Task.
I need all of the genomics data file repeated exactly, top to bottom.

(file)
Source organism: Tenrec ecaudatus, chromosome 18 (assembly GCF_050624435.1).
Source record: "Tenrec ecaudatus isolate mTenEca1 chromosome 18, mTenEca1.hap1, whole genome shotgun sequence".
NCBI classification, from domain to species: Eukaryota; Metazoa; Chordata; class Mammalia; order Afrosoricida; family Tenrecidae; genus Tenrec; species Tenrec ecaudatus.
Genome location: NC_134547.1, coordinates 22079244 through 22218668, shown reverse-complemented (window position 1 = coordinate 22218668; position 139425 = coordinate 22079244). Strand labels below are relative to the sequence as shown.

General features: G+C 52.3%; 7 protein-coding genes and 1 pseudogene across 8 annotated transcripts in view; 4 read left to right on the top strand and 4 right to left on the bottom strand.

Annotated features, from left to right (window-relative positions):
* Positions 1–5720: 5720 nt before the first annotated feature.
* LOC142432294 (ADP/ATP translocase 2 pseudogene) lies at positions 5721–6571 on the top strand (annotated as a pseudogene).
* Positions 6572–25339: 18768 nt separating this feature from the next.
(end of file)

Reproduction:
Source organism: Tenrec ecaudatus, chromosome 18 (assembly GCF_050624435.1).
Source record: "Tenrec ecaudatus isolate mTenEca1 chromosome 18, mTenEca1.hap1, whole genome shotgun sequence".
NCBI classification, from domain to species: Eukaryota; Metazoa; Chordata; class Mammalia; order Afrosoricida; family Tenrecidae; genus Tenrec; species Tenrec ecaudatus.
Genome location: NC_134547.1, coordinates 22079244 through 22218668, shown reverse-complemented (window position 1 = coordinate 22218668; position 139425 = coordinate 22079244). Strand labels below are relative to the sequence as shown.

General features: G+C 52.3%; 7 protein-coding genes and 1 pseudogene across 8 annotated transcripts in view; 4 read left to right on the top strand and 4 right to left on the bottom strand.

Annotated features, from left to right (window-relative positions):
* Positions 1–5720: 5720 nt before the first annotated feature.
* LOC142432294 (ADP/ATP translocase 2 pseudogene) lies at positions 5721–6571 on the top strand (annotated as a pseudogene).
* Positions 6572–25339: 18768 nt separating this feature from the next.